Sept. 4, 2010 -- The skies over the White House were overcast Friday as President Obama and several prominent members of his economic team entered the Rose Garden to deliver remarks on the Labor Department's newly released August jobs numbers.
The skies -- a dreary reminder of Hurricane Earl's presence along the Eastern Seaboard -- went unacknowledged, much like the other glaring presence casting its shadow on the president's remarks: the jobs numbers themselves.
August saw a net job loss. And despite the fact that the private sector appears to be gaining a bit of steam with 67,000 jobs added in August, the public sector still is struggling. As a result, the unemployment rate, which has hovered over the 9 percent mark for 16 consecutive months now, rose again from 9.5 percent in July to 9.6 percent in August.
The simple truth is that more than half a million new job hunters emerged in August and the number of jobs being created is simply not capable of meeting that kind of demand.
"Our system just wasn't set up to deal with long-term unemployment," said Diane Swonk, chief economist at Mesirow Financial. "We were used to, during much of the post-World War II period, people losing jobs and then getting jobs again. Even if they had to accept lower pay in a new job, they could get a job fairly close to what they had been previously doing. That just isn't the case anymore. What we're seeing now is people, when they do accept work; they're accepting part-time work instead of full-time work in record numbers just to be employed."
Part-time workers certainly are a big element of the August jobs numbers story because of the layoffs of 114,000 temporary census workers. And part-time workers seem to have been skewing the jobs numbers since the spring, when the net increase of 431,000 jobs that the White House boasted of in May was propped up by the hiring of 411,000 temporary Census workers.
In May, President Obama acknowledged, "Most of the jobs this month that we're seeing in the statistics represent workers who've been hired to complete the 2010 census," but he never said just how many.
He appeared to be sidestepping the less-favorable elements of August's government data, as well. In the Rose Garden Friday, he made no mention of August's net job loss at all, choosing to focus instead on the private sector.
"This morning, new figures show the economy produced 67,000 private sector jobs in August, the eighth consecutive month of private job growth. Additionally, the numbers for July were revised upward to 107,000," Obama said. "Now that's positive news, and it reflects the steps we've already taken to break the back of this recession. But it's not nearly good enough."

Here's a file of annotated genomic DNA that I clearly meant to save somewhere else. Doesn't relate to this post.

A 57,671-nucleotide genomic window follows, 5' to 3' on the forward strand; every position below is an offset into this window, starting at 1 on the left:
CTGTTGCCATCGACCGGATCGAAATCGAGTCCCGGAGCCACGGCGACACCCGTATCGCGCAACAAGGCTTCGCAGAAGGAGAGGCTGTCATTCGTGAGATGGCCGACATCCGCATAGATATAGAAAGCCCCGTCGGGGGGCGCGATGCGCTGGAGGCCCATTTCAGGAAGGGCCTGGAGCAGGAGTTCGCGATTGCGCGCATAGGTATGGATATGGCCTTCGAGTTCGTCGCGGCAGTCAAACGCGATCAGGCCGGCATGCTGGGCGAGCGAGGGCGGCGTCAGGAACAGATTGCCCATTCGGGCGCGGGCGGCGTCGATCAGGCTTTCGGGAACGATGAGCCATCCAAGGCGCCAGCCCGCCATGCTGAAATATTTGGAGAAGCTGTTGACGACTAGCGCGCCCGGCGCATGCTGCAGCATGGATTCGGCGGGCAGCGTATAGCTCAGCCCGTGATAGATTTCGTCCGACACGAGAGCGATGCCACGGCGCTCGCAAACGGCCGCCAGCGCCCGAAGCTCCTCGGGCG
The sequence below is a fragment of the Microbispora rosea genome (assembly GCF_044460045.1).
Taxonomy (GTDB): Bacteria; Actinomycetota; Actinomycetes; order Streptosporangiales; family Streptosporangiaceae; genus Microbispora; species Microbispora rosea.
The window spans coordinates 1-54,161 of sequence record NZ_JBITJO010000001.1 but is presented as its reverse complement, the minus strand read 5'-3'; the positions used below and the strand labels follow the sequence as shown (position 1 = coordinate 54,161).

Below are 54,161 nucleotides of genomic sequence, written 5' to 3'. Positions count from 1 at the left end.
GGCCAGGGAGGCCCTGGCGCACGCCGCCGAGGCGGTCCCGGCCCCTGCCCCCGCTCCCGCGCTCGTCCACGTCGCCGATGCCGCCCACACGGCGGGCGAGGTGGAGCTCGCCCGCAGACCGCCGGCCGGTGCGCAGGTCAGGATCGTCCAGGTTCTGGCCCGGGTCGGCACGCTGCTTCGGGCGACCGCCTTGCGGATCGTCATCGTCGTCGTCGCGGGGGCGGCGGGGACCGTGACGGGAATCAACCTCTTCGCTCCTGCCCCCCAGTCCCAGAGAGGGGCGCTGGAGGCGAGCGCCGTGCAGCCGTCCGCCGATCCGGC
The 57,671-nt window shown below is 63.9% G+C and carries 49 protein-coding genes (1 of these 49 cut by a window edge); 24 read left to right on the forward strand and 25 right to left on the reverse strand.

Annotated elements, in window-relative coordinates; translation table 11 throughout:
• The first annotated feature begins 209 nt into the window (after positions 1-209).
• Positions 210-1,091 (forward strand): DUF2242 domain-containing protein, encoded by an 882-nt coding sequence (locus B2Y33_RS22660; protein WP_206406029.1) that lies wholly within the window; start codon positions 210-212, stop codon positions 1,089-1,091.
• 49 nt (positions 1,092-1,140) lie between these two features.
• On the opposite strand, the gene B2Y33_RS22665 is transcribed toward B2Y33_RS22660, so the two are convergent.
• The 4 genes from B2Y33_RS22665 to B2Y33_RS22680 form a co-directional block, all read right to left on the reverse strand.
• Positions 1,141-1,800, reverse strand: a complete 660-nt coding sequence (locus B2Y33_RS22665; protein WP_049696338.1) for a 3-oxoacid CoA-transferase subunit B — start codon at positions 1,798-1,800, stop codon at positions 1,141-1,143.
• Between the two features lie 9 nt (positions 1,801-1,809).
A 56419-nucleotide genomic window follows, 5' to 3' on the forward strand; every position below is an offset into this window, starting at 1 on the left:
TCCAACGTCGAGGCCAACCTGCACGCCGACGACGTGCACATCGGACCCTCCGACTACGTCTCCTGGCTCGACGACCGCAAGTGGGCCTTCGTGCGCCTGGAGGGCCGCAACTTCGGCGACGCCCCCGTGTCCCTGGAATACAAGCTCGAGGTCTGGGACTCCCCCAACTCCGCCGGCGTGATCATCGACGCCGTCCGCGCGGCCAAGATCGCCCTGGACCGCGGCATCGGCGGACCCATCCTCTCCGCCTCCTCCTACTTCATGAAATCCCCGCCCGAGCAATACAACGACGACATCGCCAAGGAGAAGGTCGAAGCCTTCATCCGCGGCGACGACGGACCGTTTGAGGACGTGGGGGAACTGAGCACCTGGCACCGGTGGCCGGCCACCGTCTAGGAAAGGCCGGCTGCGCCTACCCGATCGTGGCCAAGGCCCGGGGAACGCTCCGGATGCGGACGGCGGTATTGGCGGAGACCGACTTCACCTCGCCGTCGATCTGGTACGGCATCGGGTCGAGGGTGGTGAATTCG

Financial experts agree.
"We didn't lose as many jobs as we thought in June and July," Swonk said, "and we are creating some jobs in the private sector. That's good news. The question is, is it enough? And no, it's not.
"We've lowered the bar on what we expect from the economy so low that it's not hard to exceed that hurdle," she said. "The hurdle is now the ground."
Obama's 'Broader Package of Ideas' on Jobs
The so-called "Recovery Summer" has come and passed without any such recovery, and the Obama administration recognizes that much more action must be taken to restore the 8.4 million jobs shed since the downturn. Just what sort of action? The president told reporters that he will be "addressing a broader package of ideas next week."
One of the ideas in this broader package is likely a payroll tax holiday. This spending initiative is simply a newer version of a tax break signed into law in March as part of the hiring incentives to Restore Employment Act. It currently offers businesses tax credits to hire workers who have been unemployed for eight weeks or longer. The new version would extend the time period businesses have to use the credits and provide a break on payroll taxes that would be shared by employers and their workers -- temporarily, at least.
The president also undoubtedly will call on Congress to pass a bill giving "tax and loan breaks to small business," as he described it in his remarks in the Rose Garden Friday, and to extend a tax credit for businesses that spend money on "research and development."
There's also a big question: Will the president continue to press for the expiration of the "Bush tax cuts" for individuals making more than $250,000 a year?
Republicans feel these tax cuts should not be allowed to expire because such wealthy individuals fuel consumption spending, hiring and investment.
Democrats currently are divided on the issue. On one side of the issue, President Obama argues that in such an unstable economic environment the wealthy are unlikely to spend the extra funds. On the other side of the issue, some Democrats are pushing for the cuts to be extended at least one more year in the hope that they can spur some growth and help the economy mend.
"At the end of the day, we've got an election in November," Swonk said. "When there's an election in November, you can bet nobody's going to be raising taxes and everybody's going to be doing all they can to lower taxes. In such a fragile economic situation, nobody wants to go to the polls looking like they've raised taxes or defending an increase in taxes at this stage of the game."